THUNDER BAY – NEWS – “There should no longer be any excuse for not having working smoke alarms,” said Fire Chief John Hay. “Thunder Bay Fire Rescue has an abundance of public education programs that stress the importance of working smoke alarms, and we also have the SAFE program that assists homeowners with the acquisition or installation of new smoke alarms.”
In less than a three-week period, Thunder Bay Fire Rescue had four fire deaths as a result of three separate fire incidents. The first death occurred on October 15 in a fire at a townhouse on Trillium Way, the second and third death resulted from a mobile home fire on October 28 on Taylor Drive, and the most recent fire death occurred in a house fire on November 3 on Walkover Street.
The four recent fire deaths are the first since 2012 for the City of Thunder Bay. In response to these tragic fire deaths, Fire Chief John Hay wants to emphasize that not having working smoke alarms in your home is simply irresponsible.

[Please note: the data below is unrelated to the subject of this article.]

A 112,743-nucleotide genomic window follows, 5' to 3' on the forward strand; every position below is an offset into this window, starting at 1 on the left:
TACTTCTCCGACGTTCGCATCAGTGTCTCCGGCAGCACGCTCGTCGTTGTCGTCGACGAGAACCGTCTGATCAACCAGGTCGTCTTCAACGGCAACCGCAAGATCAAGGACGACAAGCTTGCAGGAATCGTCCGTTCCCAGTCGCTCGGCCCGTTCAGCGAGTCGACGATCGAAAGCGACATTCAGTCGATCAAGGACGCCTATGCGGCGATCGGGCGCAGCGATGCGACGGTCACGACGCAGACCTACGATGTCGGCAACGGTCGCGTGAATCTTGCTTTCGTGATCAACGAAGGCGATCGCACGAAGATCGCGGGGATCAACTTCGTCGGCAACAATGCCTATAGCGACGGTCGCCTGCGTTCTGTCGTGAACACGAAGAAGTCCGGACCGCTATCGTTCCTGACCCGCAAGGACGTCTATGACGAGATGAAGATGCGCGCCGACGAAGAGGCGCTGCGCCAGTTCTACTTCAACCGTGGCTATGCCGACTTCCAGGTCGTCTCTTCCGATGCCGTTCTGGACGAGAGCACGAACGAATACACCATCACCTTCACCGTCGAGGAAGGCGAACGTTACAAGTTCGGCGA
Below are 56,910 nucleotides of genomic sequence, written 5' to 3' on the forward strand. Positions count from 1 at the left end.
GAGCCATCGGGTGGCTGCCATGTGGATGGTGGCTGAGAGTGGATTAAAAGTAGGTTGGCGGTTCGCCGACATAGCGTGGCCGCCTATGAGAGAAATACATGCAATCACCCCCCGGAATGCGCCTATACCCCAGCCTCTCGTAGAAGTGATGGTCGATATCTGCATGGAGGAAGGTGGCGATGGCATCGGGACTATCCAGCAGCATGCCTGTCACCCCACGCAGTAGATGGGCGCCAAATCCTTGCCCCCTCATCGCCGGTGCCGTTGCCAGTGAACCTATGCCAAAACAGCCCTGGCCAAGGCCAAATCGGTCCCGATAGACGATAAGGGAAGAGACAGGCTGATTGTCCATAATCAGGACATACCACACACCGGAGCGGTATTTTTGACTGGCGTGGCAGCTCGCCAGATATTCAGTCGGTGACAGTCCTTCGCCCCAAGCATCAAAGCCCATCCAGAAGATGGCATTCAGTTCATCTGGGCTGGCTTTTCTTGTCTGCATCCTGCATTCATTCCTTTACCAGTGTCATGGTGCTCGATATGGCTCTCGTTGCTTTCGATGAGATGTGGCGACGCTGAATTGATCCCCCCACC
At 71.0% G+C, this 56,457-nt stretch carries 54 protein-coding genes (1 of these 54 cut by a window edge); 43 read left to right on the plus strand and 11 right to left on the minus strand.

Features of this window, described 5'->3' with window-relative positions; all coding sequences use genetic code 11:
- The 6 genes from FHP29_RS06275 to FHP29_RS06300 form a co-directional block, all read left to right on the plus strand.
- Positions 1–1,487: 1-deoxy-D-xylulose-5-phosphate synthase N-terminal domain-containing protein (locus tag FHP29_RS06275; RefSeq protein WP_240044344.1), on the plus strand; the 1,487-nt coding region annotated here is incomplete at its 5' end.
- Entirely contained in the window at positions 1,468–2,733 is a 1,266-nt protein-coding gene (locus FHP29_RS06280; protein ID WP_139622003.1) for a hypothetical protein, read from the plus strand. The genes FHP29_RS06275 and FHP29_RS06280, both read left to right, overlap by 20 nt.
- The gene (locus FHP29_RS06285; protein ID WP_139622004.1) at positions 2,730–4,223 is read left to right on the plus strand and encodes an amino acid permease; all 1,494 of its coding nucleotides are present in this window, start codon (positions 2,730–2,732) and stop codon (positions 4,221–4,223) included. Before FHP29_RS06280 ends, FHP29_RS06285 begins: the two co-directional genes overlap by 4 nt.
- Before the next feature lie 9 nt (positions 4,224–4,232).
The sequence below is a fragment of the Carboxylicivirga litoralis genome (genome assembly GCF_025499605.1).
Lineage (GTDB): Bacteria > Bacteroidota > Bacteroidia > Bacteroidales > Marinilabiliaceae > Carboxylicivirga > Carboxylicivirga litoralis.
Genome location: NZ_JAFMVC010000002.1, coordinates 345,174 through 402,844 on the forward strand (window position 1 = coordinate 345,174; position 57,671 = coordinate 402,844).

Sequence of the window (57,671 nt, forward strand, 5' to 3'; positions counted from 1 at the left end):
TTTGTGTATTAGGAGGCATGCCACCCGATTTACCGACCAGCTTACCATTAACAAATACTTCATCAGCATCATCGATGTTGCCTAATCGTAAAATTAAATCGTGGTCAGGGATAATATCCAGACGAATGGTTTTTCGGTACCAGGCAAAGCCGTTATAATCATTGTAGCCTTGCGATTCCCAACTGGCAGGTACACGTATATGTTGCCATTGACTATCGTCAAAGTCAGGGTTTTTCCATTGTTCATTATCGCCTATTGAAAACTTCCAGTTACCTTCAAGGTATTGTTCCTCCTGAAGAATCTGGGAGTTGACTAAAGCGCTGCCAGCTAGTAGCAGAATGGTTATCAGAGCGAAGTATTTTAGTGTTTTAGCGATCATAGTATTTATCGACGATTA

Thunder Bay has experienced seven fire deaths in the last 10 years. Over that same period, Thunder Bay Fire Rescue has responded to approximately 1400 structural fires. Early fire detection is a person’s only chance to safely escape a house fire. That early detection can only come from working smoke alarms.
“Both landlords and tenants have a joint responsibility for maintaining smoke and CO alarms,” said Fire Chief John Hay. “In rental units we often see smoke alarms that are disabled, smoke alarms that are installed incorrectly, or smoke alarms that have expired. Thunder Bay Fire Rescue has a zero tolerance policy towards any smoke alarm violation.”
Thunder Bay Fire Rescue reminds residents that only working smoke and CO alarms save lives. Smoke alarms are required on every level of your home and outside all sleeping areas. CO alarms are required outside all sleeping areas if your home has a fuel-fired appliance, a fireplace, or an attached garage. For more information, residents are encouraged to visit www.thunderbay.ca/fire.